Don’t feel bad for enjoying yourself in the French Quarter.
Experience Mardi Gras off-season. Technically, Mardi Gras season only spans a few weeks in January and February. But the spirit means so much here—a celebration of community, art, history, beginnings, joy, and so much more—that understanding Mardi Gras is fundamental to understanding New Orleans. Seek out resources like the Backstreet Cultural Museum (photographer Sylvester Francis’s living history collection) and keep an eye out for the year-round parading schedule. Club-hosted Second Lines parades with brass bands and plenty of dancing happen throughout the year, seemingly every holiday inspires some marching, and any given French Quarter Saturday may have a few parading weddings.
Experience Mardi Gras in-season, but go early. The week of Mardi Gras day includes beautiful elements—the aforementioned Mardi Gras Indians, the spiritual experience that is the St. Ann’s parade reaching the Mississippi, the celebrations on Lundi Gras—but for practical purposes, you don’t want to deal with the increased travel and lodging prices or the max-capacity crowds (many locals don’t want to, either, which is why browsers see Airbnbs available). Early parades like Chewbacchus (DIY sci-fi and fantasy) and Krewe du Vieux (raunchy political satire) offer uniquely themed experiences, and others such as Carrollton and Freret present traditional non-FQ parade affairs, meaning it’s more communal block party for all ages and much less 21+ to enter.
Prepare to walk. This famous Tennessee Williams quote can be found in various gift shops throughout the city: “America has only three cities: New York, San Francisco, and New Orleans. Everything else is Cleveland.” The sentiment holds mostly true, but New Orleans’ public transit is not one of its strong points. Ferrying across the Mississippi to the West Bank is kind of romantic, but it is literally a single-use case. The streetcar is scenic, but slow and limited (covering mostly east to west; Carrollton to the CBD and CBD to the Marigny). The NORTA (New Orleans Regional Transit Authority) bus has proven reliable and can get you from point A to B in many parts of town, but don’t expect it to be as pervasive or rapid as other major metro commuter options. Instead, know that New Orleanians tend to walk within large neighbors (the better to enjoy a go-cup), biking continues to rise in ease and popularity (city bike options like Blue Bikes have arrived; the city has expanded from five miles of dedicated lanes in 2010 to more than 100 today), and it’s not too difficult to snag a taxi or rideshare in most parts of the city throughout the day.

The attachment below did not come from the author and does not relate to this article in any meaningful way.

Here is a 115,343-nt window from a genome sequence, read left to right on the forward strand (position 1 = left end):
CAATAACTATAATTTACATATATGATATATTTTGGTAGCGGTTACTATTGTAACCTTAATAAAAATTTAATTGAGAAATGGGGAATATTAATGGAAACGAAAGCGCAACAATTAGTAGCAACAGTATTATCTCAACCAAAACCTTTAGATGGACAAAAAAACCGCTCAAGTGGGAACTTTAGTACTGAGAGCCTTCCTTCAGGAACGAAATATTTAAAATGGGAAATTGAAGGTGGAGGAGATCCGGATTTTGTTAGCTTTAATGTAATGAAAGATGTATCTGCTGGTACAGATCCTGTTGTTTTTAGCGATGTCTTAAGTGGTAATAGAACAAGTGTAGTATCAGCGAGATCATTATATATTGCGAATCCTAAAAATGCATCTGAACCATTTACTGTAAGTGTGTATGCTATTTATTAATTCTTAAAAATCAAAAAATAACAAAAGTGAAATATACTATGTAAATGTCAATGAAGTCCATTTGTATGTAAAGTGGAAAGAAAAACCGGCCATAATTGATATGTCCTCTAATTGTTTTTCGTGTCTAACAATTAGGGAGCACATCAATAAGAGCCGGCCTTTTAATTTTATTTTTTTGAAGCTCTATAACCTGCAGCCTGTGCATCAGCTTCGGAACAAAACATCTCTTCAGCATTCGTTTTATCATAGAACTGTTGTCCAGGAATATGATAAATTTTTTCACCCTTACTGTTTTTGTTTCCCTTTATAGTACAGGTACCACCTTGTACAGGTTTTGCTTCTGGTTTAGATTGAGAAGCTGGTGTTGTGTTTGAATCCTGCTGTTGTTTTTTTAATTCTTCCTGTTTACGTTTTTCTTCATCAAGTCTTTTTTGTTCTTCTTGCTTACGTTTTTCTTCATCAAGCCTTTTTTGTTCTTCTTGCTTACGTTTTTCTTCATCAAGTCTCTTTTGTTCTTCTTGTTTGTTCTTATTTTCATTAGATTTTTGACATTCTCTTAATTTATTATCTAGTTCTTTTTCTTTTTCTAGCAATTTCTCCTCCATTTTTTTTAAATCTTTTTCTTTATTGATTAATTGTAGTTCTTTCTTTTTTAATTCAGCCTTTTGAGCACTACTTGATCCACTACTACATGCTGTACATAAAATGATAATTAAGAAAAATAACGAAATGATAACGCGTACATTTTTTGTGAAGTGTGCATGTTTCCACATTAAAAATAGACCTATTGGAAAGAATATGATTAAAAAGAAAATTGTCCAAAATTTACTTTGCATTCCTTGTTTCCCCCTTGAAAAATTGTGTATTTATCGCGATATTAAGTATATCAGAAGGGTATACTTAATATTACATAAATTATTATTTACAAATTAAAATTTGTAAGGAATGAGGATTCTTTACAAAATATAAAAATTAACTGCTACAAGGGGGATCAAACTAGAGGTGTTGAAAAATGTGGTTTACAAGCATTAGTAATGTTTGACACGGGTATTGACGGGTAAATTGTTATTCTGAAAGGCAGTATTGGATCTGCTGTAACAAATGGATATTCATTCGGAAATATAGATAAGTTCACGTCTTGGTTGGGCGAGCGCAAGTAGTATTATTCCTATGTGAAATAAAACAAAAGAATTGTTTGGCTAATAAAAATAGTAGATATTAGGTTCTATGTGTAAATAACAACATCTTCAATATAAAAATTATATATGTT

Don’t chug your drink. If the reputation of Bourbon Street or the industry epicenter that is Tales of the Cocktail don’t give it away, drinking is an art form in New Orleans. To that end, visitors will encounter some of the most lenient alcohol laws in the country. Don’t feel pressured to chug your beer before walking to the next evening destination—take it in a go-cup (i.e. plastic cups offered at bars because there’s only a rule against glass open containers) and stroll and sip. Feel the need for a stiff drink after 2 a.m. or before 12 p.m.? There are no restrictions on when restaurants or bars can serve, so some do stay open 24 hours a day. And if you need some wine or a six-pack of Covington Strawberry or Kolsch for a parkside picnic, you can find such supplies at grocery stores, drug stores, convenience marts, and traditional liquor and beer specialty shops. (The alcohol department at Rouses on Tchoupitoulas St. is a local treasure.)
Even if you don’t want jazz and brass, find live music at least once. Seemingly every day, the clubs of Frenchmen St., street corners in the French Quarter, and venues like the Maple Leaf Bar offer the music of your New Orleans fantasies. Legendary community radio station WWOZ has a packed calendar resource called the Livewire that will never steer you wrong—and may surprise you. New Orleans has thriving bounce, hip-hop, folk, metal, and zydeco scenes that often get overshadowed by jazz and brass, and the city has become a staple for touring acts of all genres and sizes thanks to newer facilities like the Smoothie King Center and Gasa Gasa and promoters like Winter Circle and Simple Play. This city runs on music, so hear it—no matter what genre you prefer—at least once while in town.